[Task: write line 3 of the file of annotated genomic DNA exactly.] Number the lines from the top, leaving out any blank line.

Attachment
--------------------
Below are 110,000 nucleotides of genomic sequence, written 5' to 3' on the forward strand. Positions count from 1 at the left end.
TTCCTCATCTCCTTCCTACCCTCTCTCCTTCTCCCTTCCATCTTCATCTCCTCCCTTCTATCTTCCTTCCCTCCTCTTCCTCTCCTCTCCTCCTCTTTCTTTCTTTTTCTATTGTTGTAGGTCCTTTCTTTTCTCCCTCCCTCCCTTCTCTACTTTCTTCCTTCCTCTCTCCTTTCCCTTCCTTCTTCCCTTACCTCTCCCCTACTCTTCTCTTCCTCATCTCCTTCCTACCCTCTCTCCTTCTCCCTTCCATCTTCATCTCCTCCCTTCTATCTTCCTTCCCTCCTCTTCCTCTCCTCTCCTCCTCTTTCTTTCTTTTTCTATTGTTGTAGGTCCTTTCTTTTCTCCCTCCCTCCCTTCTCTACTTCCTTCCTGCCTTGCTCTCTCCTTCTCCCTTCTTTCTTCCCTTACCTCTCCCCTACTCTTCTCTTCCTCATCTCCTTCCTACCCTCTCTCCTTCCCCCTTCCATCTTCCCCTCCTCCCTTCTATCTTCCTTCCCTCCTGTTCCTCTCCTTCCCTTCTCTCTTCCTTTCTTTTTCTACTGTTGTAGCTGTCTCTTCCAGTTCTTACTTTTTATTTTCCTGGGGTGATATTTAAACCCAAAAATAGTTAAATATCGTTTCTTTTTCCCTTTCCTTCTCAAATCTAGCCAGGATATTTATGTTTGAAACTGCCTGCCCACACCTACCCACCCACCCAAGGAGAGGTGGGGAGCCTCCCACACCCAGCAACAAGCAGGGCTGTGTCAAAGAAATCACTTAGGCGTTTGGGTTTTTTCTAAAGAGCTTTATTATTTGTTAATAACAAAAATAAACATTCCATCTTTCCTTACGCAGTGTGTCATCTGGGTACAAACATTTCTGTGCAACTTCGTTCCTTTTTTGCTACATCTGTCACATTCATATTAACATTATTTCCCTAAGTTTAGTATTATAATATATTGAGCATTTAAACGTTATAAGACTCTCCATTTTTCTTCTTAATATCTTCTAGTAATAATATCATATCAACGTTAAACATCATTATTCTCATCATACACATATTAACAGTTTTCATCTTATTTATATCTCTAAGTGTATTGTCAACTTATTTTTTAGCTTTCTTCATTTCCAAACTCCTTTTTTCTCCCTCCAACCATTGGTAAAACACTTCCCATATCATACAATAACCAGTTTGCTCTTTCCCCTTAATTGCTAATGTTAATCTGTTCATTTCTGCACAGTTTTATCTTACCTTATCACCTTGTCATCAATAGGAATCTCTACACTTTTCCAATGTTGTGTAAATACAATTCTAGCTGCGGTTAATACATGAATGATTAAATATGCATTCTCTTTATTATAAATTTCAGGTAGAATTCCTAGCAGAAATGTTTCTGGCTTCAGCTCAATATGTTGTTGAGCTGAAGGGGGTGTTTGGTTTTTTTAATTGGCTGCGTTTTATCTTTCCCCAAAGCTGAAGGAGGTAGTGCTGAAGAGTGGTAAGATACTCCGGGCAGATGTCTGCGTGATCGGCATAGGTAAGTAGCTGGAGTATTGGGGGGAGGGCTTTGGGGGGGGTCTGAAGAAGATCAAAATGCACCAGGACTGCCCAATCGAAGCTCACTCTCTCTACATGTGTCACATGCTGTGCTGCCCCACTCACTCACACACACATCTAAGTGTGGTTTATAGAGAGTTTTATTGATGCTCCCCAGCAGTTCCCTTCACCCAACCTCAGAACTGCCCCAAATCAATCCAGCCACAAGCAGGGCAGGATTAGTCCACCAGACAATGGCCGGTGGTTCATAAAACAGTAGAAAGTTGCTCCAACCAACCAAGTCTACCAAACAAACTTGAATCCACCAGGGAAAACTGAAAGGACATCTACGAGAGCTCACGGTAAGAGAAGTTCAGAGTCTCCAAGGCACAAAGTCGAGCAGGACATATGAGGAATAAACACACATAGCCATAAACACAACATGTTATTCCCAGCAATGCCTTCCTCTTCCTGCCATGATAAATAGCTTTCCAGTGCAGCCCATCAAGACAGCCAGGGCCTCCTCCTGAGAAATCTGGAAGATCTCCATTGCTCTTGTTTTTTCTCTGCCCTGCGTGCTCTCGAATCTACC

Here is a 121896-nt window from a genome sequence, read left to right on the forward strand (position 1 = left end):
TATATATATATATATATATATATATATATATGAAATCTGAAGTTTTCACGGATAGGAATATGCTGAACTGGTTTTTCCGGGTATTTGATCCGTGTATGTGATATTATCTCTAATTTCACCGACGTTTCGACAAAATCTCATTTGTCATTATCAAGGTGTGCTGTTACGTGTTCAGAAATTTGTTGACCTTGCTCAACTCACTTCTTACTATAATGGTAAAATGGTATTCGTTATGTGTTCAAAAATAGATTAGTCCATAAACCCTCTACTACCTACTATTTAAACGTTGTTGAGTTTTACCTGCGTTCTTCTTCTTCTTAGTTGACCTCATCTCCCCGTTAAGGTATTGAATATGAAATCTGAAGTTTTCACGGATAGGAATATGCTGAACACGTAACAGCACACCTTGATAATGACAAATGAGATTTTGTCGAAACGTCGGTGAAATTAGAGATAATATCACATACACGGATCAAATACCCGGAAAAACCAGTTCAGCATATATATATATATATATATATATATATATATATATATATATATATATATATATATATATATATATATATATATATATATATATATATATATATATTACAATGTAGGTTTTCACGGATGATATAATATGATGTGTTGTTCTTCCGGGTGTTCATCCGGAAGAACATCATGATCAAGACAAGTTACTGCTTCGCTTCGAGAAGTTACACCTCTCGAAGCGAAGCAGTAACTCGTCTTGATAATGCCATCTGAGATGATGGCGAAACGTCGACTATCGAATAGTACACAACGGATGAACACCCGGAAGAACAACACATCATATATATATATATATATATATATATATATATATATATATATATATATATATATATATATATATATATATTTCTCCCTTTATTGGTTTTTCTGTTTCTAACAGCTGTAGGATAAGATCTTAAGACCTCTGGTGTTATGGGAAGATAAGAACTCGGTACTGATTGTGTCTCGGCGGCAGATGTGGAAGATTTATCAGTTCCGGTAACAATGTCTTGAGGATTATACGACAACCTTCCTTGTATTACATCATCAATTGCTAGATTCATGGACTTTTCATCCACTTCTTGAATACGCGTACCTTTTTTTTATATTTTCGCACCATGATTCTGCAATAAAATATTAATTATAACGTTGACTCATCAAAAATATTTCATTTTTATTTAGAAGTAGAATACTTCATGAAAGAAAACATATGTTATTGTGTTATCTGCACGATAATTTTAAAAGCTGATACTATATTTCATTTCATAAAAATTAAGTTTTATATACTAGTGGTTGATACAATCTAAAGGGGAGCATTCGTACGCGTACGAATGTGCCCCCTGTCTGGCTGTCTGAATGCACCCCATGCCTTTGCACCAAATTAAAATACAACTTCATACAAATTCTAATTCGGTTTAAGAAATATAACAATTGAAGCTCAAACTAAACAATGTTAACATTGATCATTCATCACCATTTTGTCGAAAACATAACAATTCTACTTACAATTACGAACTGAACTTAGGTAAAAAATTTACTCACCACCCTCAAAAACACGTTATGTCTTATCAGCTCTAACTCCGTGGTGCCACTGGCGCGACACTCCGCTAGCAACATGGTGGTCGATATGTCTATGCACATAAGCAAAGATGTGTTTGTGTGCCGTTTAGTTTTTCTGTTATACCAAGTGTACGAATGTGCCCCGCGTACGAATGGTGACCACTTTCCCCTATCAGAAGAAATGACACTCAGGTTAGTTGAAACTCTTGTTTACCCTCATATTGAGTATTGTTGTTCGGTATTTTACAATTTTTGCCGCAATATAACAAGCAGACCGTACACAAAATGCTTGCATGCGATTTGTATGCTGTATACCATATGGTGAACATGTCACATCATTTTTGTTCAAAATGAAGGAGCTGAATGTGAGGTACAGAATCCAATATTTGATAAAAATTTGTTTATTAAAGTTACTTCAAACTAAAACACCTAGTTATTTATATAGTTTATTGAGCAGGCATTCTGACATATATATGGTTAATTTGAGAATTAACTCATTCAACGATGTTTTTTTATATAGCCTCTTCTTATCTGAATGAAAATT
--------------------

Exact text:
Here is a 121896-nt window from a genome sequence, read left to right on the forward strand (position 1 = left end):